They’ll give you one shot. They’ll hand you a baseball and point to a particular spot on the outfield wall. You’d better be Babe Ruth.

But, if you are, you just might find that you have all the work that you can do :sweat: … without ever leaving town. You might even find yourself hiring other “locals” to help you. Pixar® will just have to wait.

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Personally I think that accepting jobs for no pay or very low pay is better avoided. Instead of that work on your own stuff. The pay for working on your own stuff is the same and you can focus on what you need to learn instead of on what the project requires.

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I very definitely agree: “a workman is worthy of his/her hire.”

Now, it’s perfectly fine to accept the most-menial job as a way to “get yourself into the door” of “a door that you otherwise want to get into.” For example, my first college job consisted of tearing pages off of a line-printer (“PC’s” were decades into the future), and shoving them through the appropriate slot. It paid off. (“Those who are faithful with little will be faithful with much.”)

If there’s someone in your area who is doing computer graphics in any way that you might become part of, anything that puts you into their radar-zone is fair game.

“Major Movie Studios” are of course a worthy target, but they are certainly not(!) the only opportunity for “computer graphics.” And it goes without saying that Blender has served as the “great equalizer” in all of this. Now that it has placed “truly-professional-level CG capability” into everyone’s hands, the demand has naturally materialized. “You say you like your home town?” Well, today, you just might be able to “work in the industry” and stay there.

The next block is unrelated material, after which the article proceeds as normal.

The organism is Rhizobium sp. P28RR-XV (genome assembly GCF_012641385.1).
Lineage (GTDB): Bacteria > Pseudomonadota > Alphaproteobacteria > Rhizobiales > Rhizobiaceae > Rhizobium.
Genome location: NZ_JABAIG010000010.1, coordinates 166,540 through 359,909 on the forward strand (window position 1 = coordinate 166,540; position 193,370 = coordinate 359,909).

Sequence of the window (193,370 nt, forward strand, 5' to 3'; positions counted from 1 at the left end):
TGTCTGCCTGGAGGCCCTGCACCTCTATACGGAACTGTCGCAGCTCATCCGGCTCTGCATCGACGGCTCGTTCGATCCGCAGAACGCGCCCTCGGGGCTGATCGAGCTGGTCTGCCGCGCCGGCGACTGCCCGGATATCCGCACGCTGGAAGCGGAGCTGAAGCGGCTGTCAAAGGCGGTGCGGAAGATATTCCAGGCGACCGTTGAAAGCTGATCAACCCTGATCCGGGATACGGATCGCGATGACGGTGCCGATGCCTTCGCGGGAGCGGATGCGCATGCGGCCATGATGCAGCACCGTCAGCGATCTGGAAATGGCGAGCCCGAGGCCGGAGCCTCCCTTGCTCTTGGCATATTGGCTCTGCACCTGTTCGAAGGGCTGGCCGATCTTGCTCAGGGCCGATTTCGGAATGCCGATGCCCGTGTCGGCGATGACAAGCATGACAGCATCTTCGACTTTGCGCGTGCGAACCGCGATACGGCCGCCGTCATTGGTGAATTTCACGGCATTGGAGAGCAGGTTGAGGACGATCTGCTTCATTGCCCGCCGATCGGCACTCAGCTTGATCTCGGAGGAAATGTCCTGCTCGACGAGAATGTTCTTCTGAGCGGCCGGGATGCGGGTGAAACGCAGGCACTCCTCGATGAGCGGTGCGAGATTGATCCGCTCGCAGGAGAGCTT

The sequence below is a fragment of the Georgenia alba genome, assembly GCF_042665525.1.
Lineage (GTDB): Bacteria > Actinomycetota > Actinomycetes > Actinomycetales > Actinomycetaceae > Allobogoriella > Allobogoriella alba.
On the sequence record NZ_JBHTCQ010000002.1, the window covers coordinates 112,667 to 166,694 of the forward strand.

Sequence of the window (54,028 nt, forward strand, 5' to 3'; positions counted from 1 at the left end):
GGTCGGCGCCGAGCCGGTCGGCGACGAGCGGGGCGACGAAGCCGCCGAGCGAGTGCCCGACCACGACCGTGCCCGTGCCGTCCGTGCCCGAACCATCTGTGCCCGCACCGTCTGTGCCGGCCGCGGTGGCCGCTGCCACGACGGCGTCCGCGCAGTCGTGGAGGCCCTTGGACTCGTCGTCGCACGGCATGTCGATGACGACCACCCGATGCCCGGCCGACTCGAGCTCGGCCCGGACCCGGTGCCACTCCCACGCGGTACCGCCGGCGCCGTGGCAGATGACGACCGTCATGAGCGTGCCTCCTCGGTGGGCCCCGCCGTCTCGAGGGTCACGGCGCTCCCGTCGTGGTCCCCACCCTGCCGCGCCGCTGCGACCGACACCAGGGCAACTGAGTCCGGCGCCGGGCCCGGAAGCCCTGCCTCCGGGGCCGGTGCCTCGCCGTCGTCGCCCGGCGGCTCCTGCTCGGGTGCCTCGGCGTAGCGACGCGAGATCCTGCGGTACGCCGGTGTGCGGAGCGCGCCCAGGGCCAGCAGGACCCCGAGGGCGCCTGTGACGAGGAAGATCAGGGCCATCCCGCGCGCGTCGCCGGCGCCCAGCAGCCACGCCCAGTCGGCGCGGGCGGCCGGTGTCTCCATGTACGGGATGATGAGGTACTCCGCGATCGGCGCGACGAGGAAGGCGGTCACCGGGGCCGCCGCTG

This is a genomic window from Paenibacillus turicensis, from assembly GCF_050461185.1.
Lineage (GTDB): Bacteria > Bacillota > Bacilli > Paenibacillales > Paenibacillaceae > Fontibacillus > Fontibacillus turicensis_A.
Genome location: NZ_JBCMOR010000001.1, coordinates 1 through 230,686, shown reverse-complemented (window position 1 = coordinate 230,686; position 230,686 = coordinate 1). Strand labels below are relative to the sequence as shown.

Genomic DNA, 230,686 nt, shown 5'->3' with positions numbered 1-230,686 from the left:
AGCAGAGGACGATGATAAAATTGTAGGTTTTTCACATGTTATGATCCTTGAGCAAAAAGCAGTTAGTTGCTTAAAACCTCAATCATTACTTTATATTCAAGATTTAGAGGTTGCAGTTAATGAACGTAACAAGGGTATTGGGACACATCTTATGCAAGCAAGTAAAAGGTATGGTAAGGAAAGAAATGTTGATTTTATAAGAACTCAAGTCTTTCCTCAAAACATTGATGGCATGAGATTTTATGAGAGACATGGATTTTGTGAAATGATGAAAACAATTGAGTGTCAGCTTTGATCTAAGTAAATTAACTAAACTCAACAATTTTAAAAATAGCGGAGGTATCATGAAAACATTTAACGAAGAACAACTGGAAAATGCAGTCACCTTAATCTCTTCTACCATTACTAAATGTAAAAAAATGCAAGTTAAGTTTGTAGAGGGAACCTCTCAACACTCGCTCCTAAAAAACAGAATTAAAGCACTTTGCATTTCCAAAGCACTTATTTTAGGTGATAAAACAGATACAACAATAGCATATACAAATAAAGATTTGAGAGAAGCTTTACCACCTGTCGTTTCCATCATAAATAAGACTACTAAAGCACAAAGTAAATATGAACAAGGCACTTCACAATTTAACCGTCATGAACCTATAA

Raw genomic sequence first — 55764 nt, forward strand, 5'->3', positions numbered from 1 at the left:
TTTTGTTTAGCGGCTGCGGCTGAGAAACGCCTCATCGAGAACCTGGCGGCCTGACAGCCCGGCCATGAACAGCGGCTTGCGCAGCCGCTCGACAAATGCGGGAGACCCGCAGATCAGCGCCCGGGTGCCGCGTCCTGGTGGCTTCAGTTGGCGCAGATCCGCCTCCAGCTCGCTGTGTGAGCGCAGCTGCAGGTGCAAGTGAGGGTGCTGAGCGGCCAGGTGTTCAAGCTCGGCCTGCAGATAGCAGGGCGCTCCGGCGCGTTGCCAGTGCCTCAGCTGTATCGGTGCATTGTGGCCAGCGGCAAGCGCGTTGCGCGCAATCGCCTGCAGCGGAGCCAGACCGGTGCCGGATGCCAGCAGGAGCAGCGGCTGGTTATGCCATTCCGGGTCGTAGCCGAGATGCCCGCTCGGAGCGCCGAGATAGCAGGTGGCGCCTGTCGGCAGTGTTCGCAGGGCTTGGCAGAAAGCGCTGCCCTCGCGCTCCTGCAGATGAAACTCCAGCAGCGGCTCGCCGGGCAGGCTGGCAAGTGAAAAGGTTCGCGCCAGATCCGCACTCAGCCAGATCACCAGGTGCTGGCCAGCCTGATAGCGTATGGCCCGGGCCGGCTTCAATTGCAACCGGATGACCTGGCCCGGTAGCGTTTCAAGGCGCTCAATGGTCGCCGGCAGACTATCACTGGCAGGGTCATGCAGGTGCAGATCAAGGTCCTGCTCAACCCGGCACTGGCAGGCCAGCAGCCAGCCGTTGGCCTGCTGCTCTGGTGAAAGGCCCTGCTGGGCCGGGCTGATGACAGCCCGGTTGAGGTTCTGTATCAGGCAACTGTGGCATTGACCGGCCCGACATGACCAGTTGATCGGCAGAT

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You need to have “A Calling”. An inability to do any thing else. Wide awake at 3 a.m. Wondering where the night went. It’s just that simple.

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While the pay may be the same, the experience is not. Doing something in a major studio for low pay will open many opportunites. Staying home and working on your own stuff will not provide the networking nor opportunities.

However, if someone offers you a job outside of a major studio “just for the exposure” then in general, I totally agree that is a scam to get free work out of you. Don’t do anything for “exposure” as the return on investment is usually super low to zero.

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How common is it that major studios offer these types of no/low pay jobs?

15 years back when I was an architecture student, major architecture companies exploited students who had to do at least one practical semester to complete their courses. They didn’t pay the students, required them to work absurd times, use the students lap tops for presentations because they were faster than the companies lap tops and a whole bunch of similar bullshit. There were even stories that students had to pay for being allowed to work but I was never able to verify that.
I never wanted to do that and got around it by working as a 3D modeller for decent pay which was accepted by the university as practicals semester.
AFAIK the situation has changed due to new laws and it is better now. There is still bullshit going on but the extreme exploitation of the 2Ks is under control.